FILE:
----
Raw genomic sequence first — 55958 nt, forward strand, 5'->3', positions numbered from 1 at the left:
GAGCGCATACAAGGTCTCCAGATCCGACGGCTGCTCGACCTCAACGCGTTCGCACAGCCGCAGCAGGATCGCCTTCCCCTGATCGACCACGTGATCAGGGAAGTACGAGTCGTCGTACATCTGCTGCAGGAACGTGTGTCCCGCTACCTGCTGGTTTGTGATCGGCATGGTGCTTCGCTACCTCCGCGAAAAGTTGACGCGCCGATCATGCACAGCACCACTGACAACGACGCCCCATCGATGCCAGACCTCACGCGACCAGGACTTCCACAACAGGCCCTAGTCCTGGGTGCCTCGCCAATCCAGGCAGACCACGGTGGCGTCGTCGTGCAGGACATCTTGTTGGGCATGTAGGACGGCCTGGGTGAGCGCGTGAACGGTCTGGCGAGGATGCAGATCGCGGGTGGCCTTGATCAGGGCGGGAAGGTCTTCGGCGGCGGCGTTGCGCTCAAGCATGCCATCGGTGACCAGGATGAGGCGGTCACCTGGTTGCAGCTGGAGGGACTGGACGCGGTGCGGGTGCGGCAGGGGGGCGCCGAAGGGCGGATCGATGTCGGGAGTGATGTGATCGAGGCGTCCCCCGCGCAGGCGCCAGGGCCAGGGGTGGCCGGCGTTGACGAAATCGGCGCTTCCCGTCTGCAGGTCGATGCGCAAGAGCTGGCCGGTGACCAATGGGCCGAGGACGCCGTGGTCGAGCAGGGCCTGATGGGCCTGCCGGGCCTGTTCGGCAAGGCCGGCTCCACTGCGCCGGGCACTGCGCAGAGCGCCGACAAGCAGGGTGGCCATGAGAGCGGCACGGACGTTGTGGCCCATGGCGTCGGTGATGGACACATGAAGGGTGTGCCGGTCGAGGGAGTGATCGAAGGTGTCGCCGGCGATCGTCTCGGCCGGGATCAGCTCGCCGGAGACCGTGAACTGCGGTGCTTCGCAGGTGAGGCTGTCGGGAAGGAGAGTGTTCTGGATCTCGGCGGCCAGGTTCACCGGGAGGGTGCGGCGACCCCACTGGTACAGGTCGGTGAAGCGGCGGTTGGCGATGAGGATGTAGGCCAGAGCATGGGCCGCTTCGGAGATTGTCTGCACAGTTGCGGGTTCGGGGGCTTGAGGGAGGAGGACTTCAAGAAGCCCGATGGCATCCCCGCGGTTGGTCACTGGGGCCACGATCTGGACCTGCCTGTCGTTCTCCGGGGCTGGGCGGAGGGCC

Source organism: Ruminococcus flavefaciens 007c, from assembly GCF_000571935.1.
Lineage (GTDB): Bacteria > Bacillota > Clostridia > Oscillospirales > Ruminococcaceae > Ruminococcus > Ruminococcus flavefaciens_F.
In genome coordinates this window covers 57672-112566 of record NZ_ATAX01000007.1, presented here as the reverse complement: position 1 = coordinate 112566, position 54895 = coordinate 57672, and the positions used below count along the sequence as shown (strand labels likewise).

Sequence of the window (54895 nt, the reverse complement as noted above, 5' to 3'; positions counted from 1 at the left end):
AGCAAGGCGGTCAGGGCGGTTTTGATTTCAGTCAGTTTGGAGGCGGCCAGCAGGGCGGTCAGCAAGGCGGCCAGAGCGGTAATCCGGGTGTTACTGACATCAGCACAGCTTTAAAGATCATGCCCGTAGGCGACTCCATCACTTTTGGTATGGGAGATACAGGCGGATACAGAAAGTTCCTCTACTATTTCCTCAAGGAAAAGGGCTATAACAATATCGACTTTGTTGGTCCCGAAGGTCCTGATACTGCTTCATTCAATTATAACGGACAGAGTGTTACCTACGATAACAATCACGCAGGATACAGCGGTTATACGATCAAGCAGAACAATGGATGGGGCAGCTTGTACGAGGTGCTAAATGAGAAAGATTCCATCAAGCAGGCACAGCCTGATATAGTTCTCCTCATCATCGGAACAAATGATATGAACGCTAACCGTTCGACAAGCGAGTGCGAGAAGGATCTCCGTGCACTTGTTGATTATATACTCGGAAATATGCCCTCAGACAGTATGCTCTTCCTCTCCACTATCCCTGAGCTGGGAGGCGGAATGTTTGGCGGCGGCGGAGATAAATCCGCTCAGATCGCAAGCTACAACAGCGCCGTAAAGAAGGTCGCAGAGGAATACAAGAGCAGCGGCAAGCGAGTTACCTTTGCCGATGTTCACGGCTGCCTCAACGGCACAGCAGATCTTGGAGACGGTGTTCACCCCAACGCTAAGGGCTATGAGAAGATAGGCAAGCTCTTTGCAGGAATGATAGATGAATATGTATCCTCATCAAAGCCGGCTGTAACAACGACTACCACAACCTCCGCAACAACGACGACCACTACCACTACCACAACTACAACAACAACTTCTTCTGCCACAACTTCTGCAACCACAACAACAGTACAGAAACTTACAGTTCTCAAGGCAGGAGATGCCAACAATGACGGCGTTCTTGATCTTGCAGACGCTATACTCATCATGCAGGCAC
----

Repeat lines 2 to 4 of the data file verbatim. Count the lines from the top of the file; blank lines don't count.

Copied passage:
GAGCGCATACAAGGTCTCCAGATCCGACGGCTGCTCGACCTCAACGCGTTCGCACAGCCGCAGCAGGATCGCCTTCCCCTGATCGACCACGTGATCAGGGAAGTACGAGTCGTCGTACATCTGCTGCAGGAACGTGTGTCCCGCTACCTGCTGGTTTGTGATCGGCATGGTGCTTCGCTACCTCCGCGAAAAGTTGACGCGCCGATCATGCACAGCACCACTGACAACGACGCCCCATCGATGCCAGACCTCACGCGACCAGGACTTCCACAACAGGCCCTAGTCCTGGGTGCCTCGCCAATCCAGGCAGACCACGGTGGCGTCGTCGTGCAGGACATCTTGTTGGGCATGTAGGACGGCCTGGGTGAGCGCGTGAACGGTCTGGCGAGGATGCAGATCGCGGGTGGCCTTGATCAGGGCGGGAAGGTCTTCGGCGGCGGCGTTGCGCTCAAGCATGCCATCGGTGACCAGGATGAGGCGGTCACCTGGTTGCAGCTGGAGGGACTGGACGCGGTGCGGGTGCGGCAGGGGGGCGCCGAAGGGCGGATCGATGTCGGGAGTGATGTGATCGAGGCGTCCCCCGCGCAGGCGCCAGGGCCAGGGGTGGCCGGCGTTGACGAAATCGGCGCTTCCCGTCTGCAGGTCGATGCGCAAGAGCTGGCCGGTGACCAATGGGCCGAGGACGCCGTGGTCGAGCAGGGCCTGATGGGCCTGCCGGGCCTGTTCGGCAAGGCCGGCTCCACTGCGCCGGGCACTGCGCAGAGCGCCGACAAGCAGGGTGGCCATGAGAGCGGCACGGACGTTGTGGCCCATGGCGTCGGTGATGGACACATGAAGGGTGTGCCGGTCGAGGGAGTGATCGAAGGTGTCGCCGGCGATCGTCTCGGCCGGGATCAGCTCGCCGGAGACCGTGAACTGCGGTGCTTCGCAGGTGAGGCTGTCGGGAAGGAGAGTGTTCTGGATCTCGGCGGCCAGGTTCACCGGGAGGGTGCGGCGACCCCACTGGTACAGGTCGGTGAAGCGGCGGTTGGCGATGAGGATGTAGGCCAGAGCATGGGCCGCTTCGGAGATTGTCTGCACAGTTGCGGGTTCGGGGGCTTGAGGGAGGAGGACTTCAAGAAGCCCGATGGCATCCCCGCGGTTGGTCACTGGGGCCACGATCTGGACCTGCCTGTCGTTCTCCGGGGCTGGGCGGAGGGCC

Source organism: Ruminococcus flavefaciens 007c, from assembly GCF_000571935.1.
Lineage (GTDB): Bacteria > Bacillota > Clostridia > Oscillospirales > Ruminococcaceae > Ruminococcus > Ruminococcus flavefaciens_F.